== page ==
My blog has been changed to make it more appealing for those who have New England ancestors and want to see the area through photos. Things I’ll include are typical white New England churches, libraries showing their genealogical collection, historical societies, cemeteries, war memorials, in general, anything to do with history.

For four years I’ve blogged mostly about my personal genealogy in New England (Connecticut, Massachusetts, Vermont, and New Hampshire), New York, New Jersey, Michigan, Illinois, Wisconsin, and the Eastern Townships of Quebec, Canada. I still will, can’t forget my own roots.

Please check out the labels on the right side for articles. The header tabs at the top are a work in progress.

Wednesday, September 6, 2017

An Athenaeum -- A great combination of Art, Books, and a Poole's Corner!

About a year ago, somebody told me I should visit the St. Johnsbury Athenaeum and Library because it is so beautiful. But, a visit to St. Johnsbury, Vermont would take a little planning because of the distance from Massachusetts, and I wanted to incorporate the visit with a possible trip to Canada. As we all do, I googled for some city information, and saw photos of the inside...the library was beautiful, but oh, I didn't know about all the artwork and their world-famous 10 x 15-foot masterpiece by Albert Bierstadt. Then, I read that my ancestor, William Frederick Poole had a hand in selecting the first books for the library! So, with all those reasons, I knew I had to visit. And visit soon, since the painting, The Domes of the Yosemite, painted 1867, would be moved soon to have conservation work done and would return in the summer, 2018.
St. Johnsbury Athenaeum
1171 Main Street
St. Johnsbury, VT 05819

The above large room is the art gallery with art and sculpture displayed everywhere you looked throughout the library. The masterpiece in the center, The Domes of the Yosemiteis by Albert Bierstadt and is moved out from the wall for inspection and a future move from the building to have conservation work done on it. The YouTube short video explains the work that needs to be done (very interesting).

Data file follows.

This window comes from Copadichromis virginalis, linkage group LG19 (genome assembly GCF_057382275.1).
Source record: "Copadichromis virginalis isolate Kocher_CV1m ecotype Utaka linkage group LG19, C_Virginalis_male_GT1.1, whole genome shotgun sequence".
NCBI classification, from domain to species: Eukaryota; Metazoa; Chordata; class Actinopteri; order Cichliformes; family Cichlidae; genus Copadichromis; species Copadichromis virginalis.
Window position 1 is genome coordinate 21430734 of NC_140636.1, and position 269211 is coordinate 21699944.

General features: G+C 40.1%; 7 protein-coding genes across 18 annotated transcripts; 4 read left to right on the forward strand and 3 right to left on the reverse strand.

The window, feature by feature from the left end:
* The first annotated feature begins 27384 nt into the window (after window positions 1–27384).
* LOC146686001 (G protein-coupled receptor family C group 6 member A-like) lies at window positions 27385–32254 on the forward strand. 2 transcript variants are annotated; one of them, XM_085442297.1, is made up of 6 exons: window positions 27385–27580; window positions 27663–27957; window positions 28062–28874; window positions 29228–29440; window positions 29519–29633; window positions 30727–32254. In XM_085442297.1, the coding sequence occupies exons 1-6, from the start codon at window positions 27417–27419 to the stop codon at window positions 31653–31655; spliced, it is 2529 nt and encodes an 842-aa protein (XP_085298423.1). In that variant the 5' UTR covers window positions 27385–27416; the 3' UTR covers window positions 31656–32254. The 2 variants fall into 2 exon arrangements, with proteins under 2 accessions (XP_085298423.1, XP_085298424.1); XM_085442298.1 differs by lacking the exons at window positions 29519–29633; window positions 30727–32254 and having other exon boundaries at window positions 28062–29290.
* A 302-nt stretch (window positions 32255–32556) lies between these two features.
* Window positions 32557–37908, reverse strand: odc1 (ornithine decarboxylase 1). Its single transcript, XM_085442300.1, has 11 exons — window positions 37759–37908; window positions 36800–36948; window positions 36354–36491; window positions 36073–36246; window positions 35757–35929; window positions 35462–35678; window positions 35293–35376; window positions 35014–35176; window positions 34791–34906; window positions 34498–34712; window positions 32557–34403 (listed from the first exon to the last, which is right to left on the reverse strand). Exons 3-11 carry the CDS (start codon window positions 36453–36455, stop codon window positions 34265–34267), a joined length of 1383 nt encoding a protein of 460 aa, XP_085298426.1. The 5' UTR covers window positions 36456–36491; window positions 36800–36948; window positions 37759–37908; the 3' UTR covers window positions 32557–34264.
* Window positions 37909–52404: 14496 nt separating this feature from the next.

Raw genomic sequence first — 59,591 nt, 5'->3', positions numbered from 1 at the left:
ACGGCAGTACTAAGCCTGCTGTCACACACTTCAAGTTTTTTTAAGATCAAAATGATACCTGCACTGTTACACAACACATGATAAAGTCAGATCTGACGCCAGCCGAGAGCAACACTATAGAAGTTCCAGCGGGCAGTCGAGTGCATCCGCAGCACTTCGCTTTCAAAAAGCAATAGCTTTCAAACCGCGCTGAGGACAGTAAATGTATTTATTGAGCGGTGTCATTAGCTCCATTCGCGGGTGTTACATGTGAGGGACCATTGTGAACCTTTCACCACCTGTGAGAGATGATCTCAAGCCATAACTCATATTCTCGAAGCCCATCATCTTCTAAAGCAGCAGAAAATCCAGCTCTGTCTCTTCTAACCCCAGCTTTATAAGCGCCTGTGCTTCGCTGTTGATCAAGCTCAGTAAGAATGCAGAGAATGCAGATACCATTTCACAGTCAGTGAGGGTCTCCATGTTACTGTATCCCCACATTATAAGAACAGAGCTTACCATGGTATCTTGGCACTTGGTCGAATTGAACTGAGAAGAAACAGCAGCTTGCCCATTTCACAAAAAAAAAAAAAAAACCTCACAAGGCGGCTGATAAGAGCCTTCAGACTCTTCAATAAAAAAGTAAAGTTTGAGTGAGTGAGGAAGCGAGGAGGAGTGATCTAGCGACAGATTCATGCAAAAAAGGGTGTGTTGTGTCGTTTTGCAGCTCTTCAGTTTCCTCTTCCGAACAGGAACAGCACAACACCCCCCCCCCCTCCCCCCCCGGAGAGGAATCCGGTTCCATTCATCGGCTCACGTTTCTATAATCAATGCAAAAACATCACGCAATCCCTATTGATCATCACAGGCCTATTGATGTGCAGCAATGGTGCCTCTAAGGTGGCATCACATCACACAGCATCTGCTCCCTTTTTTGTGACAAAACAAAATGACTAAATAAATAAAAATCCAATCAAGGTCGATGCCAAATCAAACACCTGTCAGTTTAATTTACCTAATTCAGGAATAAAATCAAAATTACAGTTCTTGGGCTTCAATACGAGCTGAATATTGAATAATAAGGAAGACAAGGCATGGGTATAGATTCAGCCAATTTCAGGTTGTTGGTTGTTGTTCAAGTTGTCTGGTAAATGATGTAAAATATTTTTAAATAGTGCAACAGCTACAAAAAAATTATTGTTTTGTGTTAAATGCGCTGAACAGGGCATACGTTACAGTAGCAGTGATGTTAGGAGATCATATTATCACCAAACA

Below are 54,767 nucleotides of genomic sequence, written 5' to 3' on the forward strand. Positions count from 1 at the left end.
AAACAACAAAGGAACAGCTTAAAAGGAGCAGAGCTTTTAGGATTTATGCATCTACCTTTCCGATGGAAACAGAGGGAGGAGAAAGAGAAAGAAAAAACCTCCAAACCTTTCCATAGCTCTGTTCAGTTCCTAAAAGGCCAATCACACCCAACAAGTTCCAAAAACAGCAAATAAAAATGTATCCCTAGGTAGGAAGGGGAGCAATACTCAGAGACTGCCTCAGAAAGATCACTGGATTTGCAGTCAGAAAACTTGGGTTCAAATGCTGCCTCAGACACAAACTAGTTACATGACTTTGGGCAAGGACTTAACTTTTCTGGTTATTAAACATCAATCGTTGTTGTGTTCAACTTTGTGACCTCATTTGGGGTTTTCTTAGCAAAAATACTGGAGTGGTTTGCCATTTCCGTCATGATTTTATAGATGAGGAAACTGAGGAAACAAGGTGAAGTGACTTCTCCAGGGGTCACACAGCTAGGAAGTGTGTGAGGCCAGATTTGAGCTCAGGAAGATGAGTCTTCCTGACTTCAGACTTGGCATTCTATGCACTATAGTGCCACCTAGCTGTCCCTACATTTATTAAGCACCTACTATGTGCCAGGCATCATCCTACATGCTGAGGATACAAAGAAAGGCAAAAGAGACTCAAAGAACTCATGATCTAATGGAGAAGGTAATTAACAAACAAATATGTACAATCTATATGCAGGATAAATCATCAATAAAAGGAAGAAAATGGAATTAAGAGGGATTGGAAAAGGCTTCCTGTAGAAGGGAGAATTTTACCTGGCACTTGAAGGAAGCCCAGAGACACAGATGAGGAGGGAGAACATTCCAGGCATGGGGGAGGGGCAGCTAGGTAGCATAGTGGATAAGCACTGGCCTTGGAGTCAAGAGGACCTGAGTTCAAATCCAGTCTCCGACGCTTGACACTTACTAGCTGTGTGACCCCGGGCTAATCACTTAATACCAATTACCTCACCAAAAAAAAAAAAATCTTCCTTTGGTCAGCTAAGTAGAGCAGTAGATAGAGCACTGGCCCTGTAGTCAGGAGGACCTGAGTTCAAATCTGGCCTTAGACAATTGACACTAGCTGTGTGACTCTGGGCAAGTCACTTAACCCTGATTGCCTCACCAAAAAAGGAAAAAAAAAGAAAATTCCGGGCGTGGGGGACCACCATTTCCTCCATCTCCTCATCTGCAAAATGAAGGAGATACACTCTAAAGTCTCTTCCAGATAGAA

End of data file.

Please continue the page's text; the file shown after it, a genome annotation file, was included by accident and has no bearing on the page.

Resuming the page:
View is from the art gallery looking towards the library.
Below, shows five views of the beautiful architecture. 

All the windows have wooden interior shutters, to block out the sunlight and the walls are black walnut. "The floors are two kinds of wood: black walnut and ash." Per the director.

I was informed that the library catalog was printed in 1875, and about 8,000 books of the books listed were recommended to the first director of the Athenaeum by my 2nd great-grandfather, William Frederick Poole. One of the librarians, Shara, told me the book, Catalogue of the Library of the St. Johnsbury Athenaeum was online and allowed me to take a picture of her hard copy. Use the link above to view. Per Wikipedia: "The library’s book collection, originally consisting of 8,000 finely bound volumes selected with the advice of the noted bibliographer W.F. Poole, has been expanded to include nearly 45,000 volumes." 
My husband and I returned to the library a second day, because I had more questions and had to retake a few photos. It was fortunate that we did because I got to meet Bob Joly, the Athenaeum Director. I mentioned my ancestor, and he knew exactly who he was. As a matter of fact, mentioned the Poole corner, just a few feet from where we were standing! I was told the books (see above) are part of the original collection that Mr. Poole recommended to the library. There about 1,000 in storage and all are originals with leather binding. Eventually, they will be brought back into the library. Finding new information about his life is pretty exciting, and is something I can now share with my other Poole cousins.

One of several reading rooms. (Poole's corner on right.)

Portrait of Horace Fairbanks*
I love the old file cabinets, filled with cards from years gone by. 
Entrance to the second floor, non-fiction books are there.

* From Wikipedia: Horace Fairbanks (March 21, 1820 – March 17, 1888) was an American politician and the 36th Governor of Vermont from 1876 to 1878.
In 1871 Fairbanks presented to St. Johnsbury the St. Johnsbury Athenaeum, which incorporates a free public library containing 8,000 volumes and an art gallery. He was a trustee of the University of Vermont and Andover Academy.
His brother Franklin was Speaker of the Vermont House of Representatives, and their philanthropic activities in St. Johnsbury and throughout Vermont led to creation of the Fairbanks Museum and the endowment of numerous libraries and other institutions.

UPSDATE:  From the Orlando Sentinel, February 21, 2018, see link below.

The Athenaeum is a few blocks from this spot. In a few days, I'll write about other things to see in St. Johnsbury, Vermont. The post has been written and is called, "St. Johnsbury, Vermont Sites with Tigers, and Bears, Oh My" as seen on the previous link.